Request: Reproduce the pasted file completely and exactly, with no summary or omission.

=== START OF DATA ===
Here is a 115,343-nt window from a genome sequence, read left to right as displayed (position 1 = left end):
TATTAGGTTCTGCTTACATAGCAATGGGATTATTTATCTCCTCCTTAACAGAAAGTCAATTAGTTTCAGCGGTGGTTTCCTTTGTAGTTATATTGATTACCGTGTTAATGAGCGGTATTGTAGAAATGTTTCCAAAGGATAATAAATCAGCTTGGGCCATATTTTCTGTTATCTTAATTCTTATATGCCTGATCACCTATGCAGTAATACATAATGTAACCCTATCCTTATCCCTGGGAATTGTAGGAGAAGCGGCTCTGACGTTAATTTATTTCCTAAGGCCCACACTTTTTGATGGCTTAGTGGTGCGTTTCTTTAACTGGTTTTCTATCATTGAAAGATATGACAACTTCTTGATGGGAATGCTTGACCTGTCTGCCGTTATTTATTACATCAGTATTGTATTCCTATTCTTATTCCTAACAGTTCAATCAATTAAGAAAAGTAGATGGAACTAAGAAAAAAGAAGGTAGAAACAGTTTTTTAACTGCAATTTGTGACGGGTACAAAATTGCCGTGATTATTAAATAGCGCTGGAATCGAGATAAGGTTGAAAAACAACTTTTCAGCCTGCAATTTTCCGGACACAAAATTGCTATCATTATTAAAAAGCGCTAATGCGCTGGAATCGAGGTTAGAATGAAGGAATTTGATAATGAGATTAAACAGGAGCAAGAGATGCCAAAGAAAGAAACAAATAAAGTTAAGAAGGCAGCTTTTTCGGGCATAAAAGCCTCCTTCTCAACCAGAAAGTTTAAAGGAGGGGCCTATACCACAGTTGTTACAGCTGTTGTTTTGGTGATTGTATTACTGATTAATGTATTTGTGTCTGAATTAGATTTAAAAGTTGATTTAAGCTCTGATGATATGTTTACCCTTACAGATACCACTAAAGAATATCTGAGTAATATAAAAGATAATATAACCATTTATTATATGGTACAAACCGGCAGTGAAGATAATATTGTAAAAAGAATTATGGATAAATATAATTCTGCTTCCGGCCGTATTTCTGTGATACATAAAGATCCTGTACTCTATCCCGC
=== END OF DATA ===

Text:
Here is a 115,343-nt window from a genome sequence, read left to right as displayed (position 1 = left end):
TATTAGGTTCTGCTTACATAGCAATGGGATTATTTATCTCCTCCTTAACAGAAAGTCAATTAGTTTCAGCGGTGGTTTCCTTTGTAGTTATATTGATTACCGTGTTAATGAGCGGTATTGTAGAAATGTTTCCAAAGGATAATAAATCAGCTTGGGCCATATTTTCTGTTATCTTAATTCTTATATGCCTGATCACCTATGCAGTAATACATAATGTAACCCTATCCTTATCCCTGGGAATTGTAGGAGAAGCGGCTCTGACGTTAATTTATTTCCTAAGGCCCACACTTTTTGATGGCTTAGTGGTGCGTTTCTTTAACTGGTTTTCTATCATTGAAAGATATGACAACTTCTTGATGGGAATGCTTGACCTGTCTGCCGTTATTTATTACATCAGTATTGTATTCCTATTCTTATTCCTAACAGTTCAATCAATTAAGAAAAGTAGATGGAACTAAGAAAAAAGAAGGTAGAAACAGTTTTTTAACTGCAATTTGTGACGGGTACAAAATTGCCGTGATTATTAAATAGCGCTGGAATCGAGATAAGGTTGAAAAACAACTTTTCAGCCTGCAATTTTCCGGACACAAAATTGCTATCATTATTAAAAAGCGCTAATGCGCTGGAATCGAGGTTAGAATGAAGGAATTTGATAATGAGATTAAACAGGAGCAAGAGATGCCAAAGAAAGAAACAAATAAAGTTAAGAAGGCAGCTTTTTCGGGCATAAAAGCCTCCTTCTCAACCAGAAAGTTTAAAGGAGGGGCCTATACCACAGTTGTTACAGCTGTTGTTTTGGTGATTGTATTACTGATTAATGTATTTGTGTCTGAATTAGATTTAAAAGTTGATTTAAGCTCTGATGATATGTTTACCCTTACAGATACCACTAAAGAATATCTGAGTAATATAAAAGATAATATAACCATTTATTATATGGTACAAACCGGCAGTGAAGATAATATTGTAAAAAGAATTATGGATAAATATAATTCTGCTTCCGGCCGTATTTCTGTGATACATAAAGATCCTGTACTCTATCCCGC